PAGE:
Electrical vehicles are gaining favour in Canada, and particularly in Quebec. Based on the latest data published by the Association des véhicules électriques du Québec (Quebec Association of Electrical Vehicles – AVEQ), there were nearly 43,000 electrical or hybrid vehicles in the province, as of March 31, 2019, which represents close to 50% of the entire fleet in Canada. Still according to AVEQ, the introduction by the federal government of new financial incentives on May 1, 2019, accelerated this trend and caused sales for this type of vehicle to dramatically increase by at least 50% across the country.
Sustainable mobility is booming, and Quebec is one of the regions at the epicentre of this growth. This is what encouraged the renowned EV/VÉ Conference and Tradeshow to hold its 2019 edition in Quebec City. Yet, sustainable mobility goes hand in hand with the development of smart cities, infrastructure assets and systems.
Telecommunication at the heart of intelligence
Whether in engineering or a more general context, intelligence refers to the action of collecting and analyzing a set of data in order to make an educated decision. Take the example of autonomous electrical vehicles. As their number is increasing, they could revolutionize the way we travel by giving a certain level of decisional power to the machine instead of leaving it all in the hands of the driver. When approaching an intersection, an autonomous vehicle should be able to determine whether it needs to stop, slow down or pursue its course. To make this decision, it must consider a series of data, such as the configuration of the intersection, the number of pedestrians crossing the road, the presence of a traffic light and its colour as it approaches the intersection and, if it is green, the time left before it turns red. Equipment installed along roads or integrated into traffic lights must communicate with the vehicle’s smart system. Therefore, for a city or infrastructure asset to become smart, it must first rely on a good telecommunication network.
From the implementation of this network to the integration and programming of analyzing systems, through to the creation of equipment, CIMA+ is working on several transportation electrification and smart infrastructure development projects for cities. When combined, these two fields of expertise contribute to making transportation cleaner and users’ lives easier.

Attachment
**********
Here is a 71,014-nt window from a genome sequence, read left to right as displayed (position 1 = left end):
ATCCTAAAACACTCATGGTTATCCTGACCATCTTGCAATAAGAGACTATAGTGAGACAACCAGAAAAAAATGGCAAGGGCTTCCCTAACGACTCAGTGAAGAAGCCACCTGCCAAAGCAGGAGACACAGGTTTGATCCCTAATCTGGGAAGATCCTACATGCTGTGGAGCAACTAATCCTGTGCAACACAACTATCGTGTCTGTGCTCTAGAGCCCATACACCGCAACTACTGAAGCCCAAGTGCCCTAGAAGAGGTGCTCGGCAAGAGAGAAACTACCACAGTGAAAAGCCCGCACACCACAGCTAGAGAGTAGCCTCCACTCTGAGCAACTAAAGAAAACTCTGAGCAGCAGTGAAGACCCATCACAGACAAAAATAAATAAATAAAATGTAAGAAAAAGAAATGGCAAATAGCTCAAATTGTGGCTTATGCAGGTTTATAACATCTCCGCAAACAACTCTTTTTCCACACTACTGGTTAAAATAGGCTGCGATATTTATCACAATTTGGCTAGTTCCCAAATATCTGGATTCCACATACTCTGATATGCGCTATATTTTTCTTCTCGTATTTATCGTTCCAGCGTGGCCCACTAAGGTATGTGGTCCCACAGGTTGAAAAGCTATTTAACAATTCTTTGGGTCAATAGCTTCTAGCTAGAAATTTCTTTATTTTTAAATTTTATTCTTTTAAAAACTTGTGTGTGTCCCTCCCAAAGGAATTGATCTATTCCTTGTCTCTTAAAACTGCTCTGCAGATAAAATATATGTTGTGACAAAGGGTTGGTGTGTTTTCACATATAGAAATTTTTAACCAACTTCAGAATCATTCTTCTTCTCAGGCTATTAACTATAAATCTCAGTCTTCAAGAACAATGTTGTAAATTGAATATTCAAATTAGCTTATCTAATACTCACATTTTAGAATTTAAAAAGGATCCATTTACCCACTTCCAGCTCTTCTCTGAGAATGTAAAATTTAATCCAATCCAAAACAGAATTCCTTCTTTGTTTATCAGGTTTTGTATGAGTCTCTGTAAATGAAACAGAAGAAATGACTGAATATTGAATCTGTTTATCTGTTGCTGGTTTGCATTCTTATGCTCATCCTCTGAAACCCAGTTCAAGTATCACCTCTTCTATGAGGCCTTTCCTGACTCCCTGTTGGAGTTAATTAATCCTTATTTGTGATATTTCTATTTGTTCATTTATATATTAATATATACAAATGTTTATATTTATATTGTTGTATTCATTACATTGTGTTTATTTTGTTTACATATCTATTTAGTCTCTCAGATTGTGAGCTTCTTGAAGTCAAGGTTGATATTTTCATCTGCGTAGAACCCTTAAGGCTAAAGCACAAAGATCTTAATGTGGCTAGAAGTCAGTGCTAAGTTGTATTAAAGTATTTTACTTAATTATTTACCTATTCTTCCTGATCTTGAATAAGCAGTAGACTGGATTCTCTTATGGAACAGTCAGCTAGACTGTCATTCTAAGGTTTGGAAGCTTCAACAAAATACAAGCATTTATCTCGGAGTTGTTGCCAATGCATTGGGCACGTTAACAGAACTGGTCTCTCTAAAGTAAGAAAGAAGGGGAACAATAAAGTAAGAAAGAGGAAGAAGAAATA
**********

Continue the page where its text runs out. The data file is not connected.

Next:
Bus electrification in Laval
The Société de transport de Laval (Laval Public Transit Company – STL) wishes for its bus network to be fully electrical in the near future. Besides purchasing new vehicles, this project involves the implementation of charging stations in garages and of several smart systems to increase the efficiency of the bus transportation system, as explained by Régis Balzard, Project Leader, Intelligent Transportation Systems at CIMA+: “We have supported the STL in the development of a network of smart systems that integrate several types of data on the garage itself, such as the volume of traffic at any given time, as well as on buses, such as their battery charge level when entering the garage, the distances they will need to cover the next time they are in service, the amount of power required, and the time of departure. Each bus will then be assigned a specific electrical charging station, programmed based on the collected data.”
Until all vehicles on our roads are electrical, there are other ways to reduce pollution generated by traditional vehicles, namely by improving traffic flow.
Improving traffic flow in large cities
Dynamic parking guidance systems found in several large cities provide drivers with real-time information on nearby parking facilities, directions to get there and the number of parking spaces available. Other systems within the parking facility provide detailed real-time information as to the number of spaces available on each level and their exact location. This contributes to saving time for drivers, easing traffic congestion and reducing pollution.
CIMA+ is working with many municipalities, including the City of Montreal, to modernize traffic lights and make roads safer and traffic more fluid. With the addition of new smart systems, traffic lights will be able to synchronize, adapt to traffic volumes in real time, and give priority right-of-way to buses and emergency vehicles.
Other possible applications
It is undeniable that smart systems are a prerequisite to ensuring more efficient and eco-friendly mobility, but they can also be used in other areas of engineering, such as road lighting systems that can adapt to the ambient luminosity. The installation of smart systems capable of determining the degree of wear, detecting failures and programming corrective actions could make the maintenance of roads, bridges and other infrastructure assets more efficient, and facilitate technicians’ work.
Whatever purpose these smart systems serve, they help increase the effectiveness and safety of infrastructure assets in our cities. There is no doubt that as they spread within our environment and industries, they will challenge the way we interact with numerous objects in our daily lives, but we will benefit from more self-contained, cost-efficient and eco-friendly solutions.